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Recruiting FAQs

At what age is recruiting necessary?

It depends on the level of the athlete. Top athletes can be recognized as early as 8th grade.

Some freshman are highly recruited but not many.

Sophomore year recruiting begins for a lot of players simply because schools are offering scholarships so much earlier than a few years ago. If your daughter/son is a top athlete in her class she will begin the process her sophomore year. If he/she is a mid-top level athlete he/she will begin the recruiting process sophomore year too, but without any real urgency.

Junior year is a big year for college recruiting because colleges can finally talk with the athletes via email and they have a good sense of where their program is and what their needs are. This is the year to get serious if you were not highly recruited your sophomore year.

Senior year is a huge recruiting year as well because many schools have scholarships left and are trying to complete their roster for the upcoming season.

What should my son/daughter's club do to help him/her with recruiting?

They should have a recruiting coordinator who understands the recruiting process and can help you and your son/daughter understand the different aspects of the process. The recruiting coordinator should also be able to represent your son/daughter with college coaches so she is being properly portrayed to schools and given the opportunity be noticed.

They should provide consistent training and facilities so your son/daughter can succeed at practice on a weekly basis.

They should provide the opportunity to play at local and national tournaments so your son/daughter can be seen by college coaches.

They should provide you with information on how and what to do to help your son/daughter find the right school and get a college scholarship if applicable.

What should my daughter' club coach do to help with recruiting?

The number 1 thing your son/daughters club coach should do is coach your son/daughter. He/She should help her to become a better and stronger player – technically, competitively and mentally.

Explain to your son/daughter what college coaches are looking for in a recruit – basketball aptitude (skill and understanding of the game), athleticism, potential, and position specific ability. But also, college coaches want recruits who are mentally tough, competitive, work hard, have a good attitude, are coachable, have good relationships with their teammates and coaches, are consistent in their play and approach, go to all the practices and are a team player!

Make the team the best they can be because your son/daughter will play to his/her potential on a team that functions well.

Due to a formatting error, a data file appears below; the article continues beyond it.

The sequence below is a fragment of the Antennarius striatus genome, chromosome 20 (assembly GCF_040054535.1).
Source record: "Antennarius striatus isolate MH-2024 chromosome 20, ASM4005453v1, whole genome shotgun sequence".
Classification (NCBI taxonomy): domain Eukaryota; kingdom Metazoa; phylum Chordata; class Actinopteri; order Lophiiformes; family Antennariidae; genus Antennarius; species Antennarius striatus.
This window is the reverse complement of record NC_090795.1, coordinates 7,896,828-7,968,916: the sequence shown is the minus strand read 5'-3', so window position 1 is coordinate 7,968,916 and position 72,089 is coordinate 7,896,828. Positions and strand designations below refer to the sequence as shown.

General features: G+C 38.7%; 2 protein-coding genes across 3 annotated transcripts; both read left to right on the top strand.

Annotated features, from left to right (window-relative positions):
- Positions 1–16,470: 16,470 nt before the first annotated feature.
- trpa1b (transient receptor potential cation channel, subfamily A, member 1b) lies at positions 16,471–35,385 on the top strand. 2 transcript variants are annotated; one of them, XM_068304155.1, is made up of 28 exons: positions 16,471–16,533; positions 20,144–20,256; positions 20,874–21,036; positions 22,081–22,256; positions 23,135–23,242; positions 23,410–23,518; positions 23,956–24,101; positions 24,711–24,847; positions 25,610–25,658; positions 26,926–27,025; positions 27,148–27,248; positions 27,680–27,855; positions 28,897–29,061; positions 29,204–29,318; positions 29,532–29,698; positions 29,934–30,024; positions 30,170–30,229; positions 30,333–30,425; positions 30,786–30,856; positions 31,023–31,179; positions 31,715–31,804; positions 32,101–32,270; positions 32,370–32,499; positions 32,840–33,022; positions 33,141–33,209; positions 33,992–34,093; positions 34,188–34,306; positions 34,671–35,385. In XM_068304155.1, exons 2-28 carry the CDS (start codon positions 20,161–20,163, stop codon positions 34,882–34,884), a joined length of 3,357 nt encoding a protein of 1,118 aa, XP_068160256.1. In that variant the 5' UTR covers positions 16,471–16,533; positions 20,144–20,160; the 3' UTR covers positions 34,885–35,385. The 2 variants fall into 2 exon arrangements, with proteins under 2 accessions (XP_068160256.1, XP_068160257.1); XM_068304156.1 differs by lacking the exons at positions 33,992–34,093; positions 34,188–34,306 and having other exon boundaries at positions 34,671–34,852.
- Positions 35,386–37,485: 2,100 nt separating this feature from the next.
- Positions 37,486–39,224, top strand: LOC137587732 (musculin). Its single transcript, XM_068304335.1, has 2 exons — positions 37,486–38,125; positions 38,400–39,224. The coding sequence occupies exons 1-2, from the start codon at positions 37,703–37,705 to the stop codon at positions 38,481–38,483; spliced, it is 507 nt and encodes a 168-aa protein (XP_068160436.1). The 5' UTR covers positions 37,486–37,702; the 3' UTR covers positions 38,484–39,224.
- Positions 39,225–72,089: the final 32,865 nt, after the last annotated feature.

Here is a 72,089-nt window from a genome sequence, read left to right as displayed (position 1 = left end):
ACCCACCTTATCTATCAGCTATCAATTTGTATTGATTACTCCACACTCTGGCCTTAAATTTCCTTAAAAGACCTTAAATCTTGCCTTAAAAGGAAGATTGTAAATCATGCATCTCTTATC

Talk to college coaches about your son/daughters ability when they inquire or call. College coaches will initiate most of this contact, but for certain players the club coach will need to call or approach a collegiate coach that they player wants to talk to.

If you're not a top level recruit – the coach needs to talk to college coaches about your abilities and help to build interest in you. He/she also needs to talk to you about your strengths and weaknesses, what level you want to play at, and talk about realistic goals and then working together to achieve them.

Why is recruiting so complicated?

It's a business like any other and in a competitive field everyone wants to recruit the best athletes. Therefore it is a process that requires a lot of evaluation by both the coach and the player, and a lot of negotiation and decision making that can get rather complex.

Having said that, don't be afraid of the recruiting process and looking foolish from time to time. The only way to win at the recruiting process is through trial and error. Talk to coaches on the phone, go visit schools, go watch teams play, and ask a lot of questions!

The best thing to do is really think about what you're looking for and try to find it. It's also helpful to keep an open mind and be willing to try something new! There are a lot of schools in the west, mid-west, and back east that have good programs and want to recruit good players from California. There are a lot of scholarships to be had; they're just not all in California!

Should I trust college coaches?

Yes and No. Get a feel for the coach and go with your instinct about whether to trust him or her. This is why you need to ask a lot of questions! Don't just listen to everything they say!

College coaches obviously like the school and the program they are apart of so they are going to speak positively about it. Unfortunately, we don't all have the same preferences so what might be right for someone else might not be right for you. This is why I encourage you to get out there and see for yourself!

How many schools should I pursue?

It's different for everyone. Eventually every recruit narrows it down to 3-5 schools. However, in the beginning of the process you may have 20-30 schools that you're interested in. However, I think for all recruits, a realistic amount after some homework is 10.

What if a school is interested in me, and I'm not interested in them?

Make sure you're really NOT interested before telling them. You do want to let schools know if you're not interested but you want to keep your options open too. So be thoughtful.

Send them an email and say, "thank you for your interest but I am not interested in your program at this time. If something changes I will let you know."

Nook Parters